Harris now has lung scaring, low oxygen, an irregular and overactive heartbeat, and nerve damage, which sometimes make her hands numb and weak . She has stomach issues and pain while eating, a possible side effect of one of her COVID treatment drugs. Harris is also dealing with anxiety, depression, nightmares, forgetfulness and chronic fatigue.

"Even a simple task of trying to vacuum my carpet or to sweep, if I'm doing that I can't stand for more than maybe two minutes and then I have to sit down and rest," she said. "So it's hard because I'm not able to do most things that I was able to do before getting COVID. I used to teach people how to throw axes. And I can't do any of that now."

Harris also experiences brief moments of strong smells that aren't really there. One of her repeat phantom smells is cigarettes even though she doesn't smoke.

Harris takes medications and attends physical and mental health therapy to help with her new conditions. But she and her doctors believe some of her symptoms will be permanent.

Stacey Harris relies on oxygen after contracting COVID-19.
Stacey Harris relies on oxygen after contracting COVID-19.

Harris uses Facebook to update her friends about her progress and many people respond by telling her how strong she is.

"At first it was hard for me to hear that because I felt like I had to be strong for everybody else because they told me I was strong. I didn't allow myself to grieve over what I had been through," she said.

Harris now asks her friends to use the word resilient, which she feels accurately describes her strength but also her pain.

Harris recently obtained disability benefits since she can't work anymore. Before that, she used state COVID aid to cover her rent.

Harris still relies on her daughter — who does not have any chronic symptoms — other family members, friends, her church and business colleagues to help with financial aid, supplies and chores.

"Disability is not enough to live off of," she said.

Chronic fatigue, gaslighting

Eric Roach also took took steps to avoid COVID since he's a lung cancer survivor with diabetes and COPD, a lung disease. The Spearfish man tries to quarantine as much as possible and wears a mask when he goes out.

Before getting sick, Roach spent hours walking around Spearfish Creek, birdwatching and taking photos of Lucy and Fred, two bald eagles who regularly visit the area.

Roach, who wore two masks during an interview with SDPB, spent 12 years as a parachute rigger and loadmaster in the Navy. He then worked as a paramedic and medical tech but retired after a back injury.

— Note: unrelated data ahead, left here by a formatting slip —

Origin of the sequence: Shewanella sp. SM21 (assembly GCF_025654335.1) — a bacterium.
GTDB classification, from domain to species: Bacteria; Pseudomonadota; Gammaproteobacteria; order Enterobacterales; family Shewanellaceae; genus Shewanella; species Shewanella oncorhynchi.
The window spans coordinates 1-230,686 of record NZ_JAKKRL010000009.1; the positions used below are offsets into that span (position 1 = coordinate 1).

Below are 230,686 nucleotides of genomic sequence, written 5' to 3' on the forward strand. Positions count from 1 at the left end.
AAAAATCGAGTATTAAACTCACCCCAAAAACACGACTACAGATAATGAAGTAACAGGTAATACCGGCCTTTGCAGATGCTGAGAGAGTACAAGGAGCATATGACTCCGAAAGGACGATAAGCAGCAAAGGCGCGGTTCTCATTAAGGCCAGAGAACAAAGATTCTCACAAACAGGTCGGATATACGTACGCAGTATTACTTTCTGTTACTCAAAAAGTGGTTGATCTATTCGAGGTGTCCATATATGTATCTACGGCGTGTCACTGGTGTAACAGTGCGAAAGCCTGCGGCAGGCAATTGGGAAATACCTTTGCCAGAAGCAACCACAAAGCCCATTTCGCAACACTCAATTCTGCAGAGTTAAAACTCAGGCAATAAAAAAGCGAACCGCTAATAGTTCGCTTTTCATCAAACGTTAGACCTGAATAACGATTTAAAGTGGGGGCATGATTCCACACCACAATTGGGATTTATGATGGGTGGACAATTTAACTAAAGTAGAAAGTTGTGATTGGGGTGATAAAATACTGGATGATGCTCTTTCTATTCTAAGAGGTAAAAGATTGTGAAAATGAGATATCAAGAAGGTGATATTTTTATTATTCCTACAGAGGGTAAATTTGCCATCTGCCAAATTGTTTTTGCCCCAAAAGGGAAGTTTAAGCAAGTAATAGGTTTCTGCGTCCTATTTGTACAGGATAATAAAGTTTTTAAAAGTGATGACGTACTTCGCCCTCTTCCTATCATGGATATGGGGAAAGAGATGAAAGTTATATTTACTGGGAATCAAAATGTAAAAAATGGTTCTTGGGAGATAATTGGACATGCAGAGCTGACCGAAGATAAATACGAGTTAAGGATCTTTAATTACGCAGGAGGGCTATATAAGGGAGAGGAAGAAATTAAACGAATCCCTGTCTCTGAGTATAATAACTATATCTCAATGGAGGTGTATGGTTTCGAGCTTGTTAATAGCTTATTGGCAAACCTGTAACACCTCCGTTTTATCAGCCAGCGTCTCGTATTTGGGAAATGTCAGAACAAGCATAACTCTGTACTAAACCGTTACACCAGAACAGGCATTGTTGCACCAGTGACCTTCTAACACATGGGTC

Eric Roach looks through his notebook where he records the new, chronic symptoms he developed after his COVID-19 infection.
Arielle Zionts
Eric Roach looks through his notebook where he records the new, chronic symptoms he developed after his COVID-19 infection.

Roach contracted COVID in November 2020, before vaccines were available and when there were limitations on testing. He never got tested but had classic symptoms including the loss of smell and taste.

Roach became very sick but never went to the hospital, which he regrets. He later learned he contracted pneumonia and lost 60 pounds during his first infection.

Roach caught COVID a second time in November 2021 after being vaccinated.

Like Harris, Roach has chronic fatigue, low oxygen levels and phantom smells. His smells have included pencil shavings and car exhaust.

“I’ll know when I get out of bed if it's an OK day or if it's going to be a nap in my recliner most of the day," he said. "I hate those days because to me it's a waste. But I can't do anything about it.”

Roach can no longer bird watch or edit photos for hours at a time. Even short outings can have a long-term impact.

"You might not pay for it that day but for the next day or three days you might be paying for it. You might not get out of bed," he said.

Roach also hasn't found a way to prevent or predict fatigue.

"You can't really bank up, get ahead of the game by resting and napping for a couple of days," he said.

Roach also lost his voice for six months and continues to struggle with tinnitus, a skin rash, headaches and cognitive issues.

"You forget words while you're talking, you lose track of where you are in a conversation," he said. "You can be talking and something will click or you get slightly distracted and whatever thoughts you had, it's like somebody erased the dry erase board."

Roach receives healthcare through Veterans Affairs and most of his appointments have been virtual, not in-person. Some of his doctors, such as his neurologist who lives in Philadelphia, are based out-of-state.

Roach loves his primary care provider, whose son also has long COVID. But he says he's been "gaslit" by other doctors who say he's lying or his symptoms are all in his head — something that other long haulers report.

"I know it's happening with me. You know, it's my body. I know how I was before COVID," Roach said. "How can I not know what I'm talking about if I'm the one that's experiencing these symptoms?"

Roach also sees a therapist to deal with PTSD symptoms, such as nightmares and vivid dreams about COVID and his time in the military.

Hope through research

INSPIRE, Dr. Joann Elmore's research project at UCLA, will study the symptoms and prevalence of long COVID.

Many existing studies don't distinguish between correlation and causation, Elmore said. How many people's symptoms were caused by COVID-19 and how many just happened to develop symptoms they would have developed even if they hadn't been infected?

"Many of the early publications on long COVID have a bias and are only presenting an incomplete and potentially inaccurate picture," she said. "Because they don't have controls and they also need to be gathering data from patients before you had COVD."

Elmore said she hopes their findings can help other patients with chronic illnesses, not just those with long COVID.

Other infections can cause long-term symptoms called infection sequelae. There's also post-intensive care syndrome which some people develop after stays in an intensive care unit.

Some chronic COVID symptoms overlap with these other long-term conditions, Elmore said. But others, like the loss of smell, are unique to COVID.

Adults can sign up to participate in the INSPIRE study if they took a COVID test within the last six weeks after having COVID-like symptoms — regardless of whether they tested negative or positive.

Arielle Zionts, rural health care correspondent, is based in South Dakota. She primarily covers South Dakota and its neighboring states and tribal nations. Arielle previously worked at South Dakota Public Broadcasting, where she reported on business and economic development.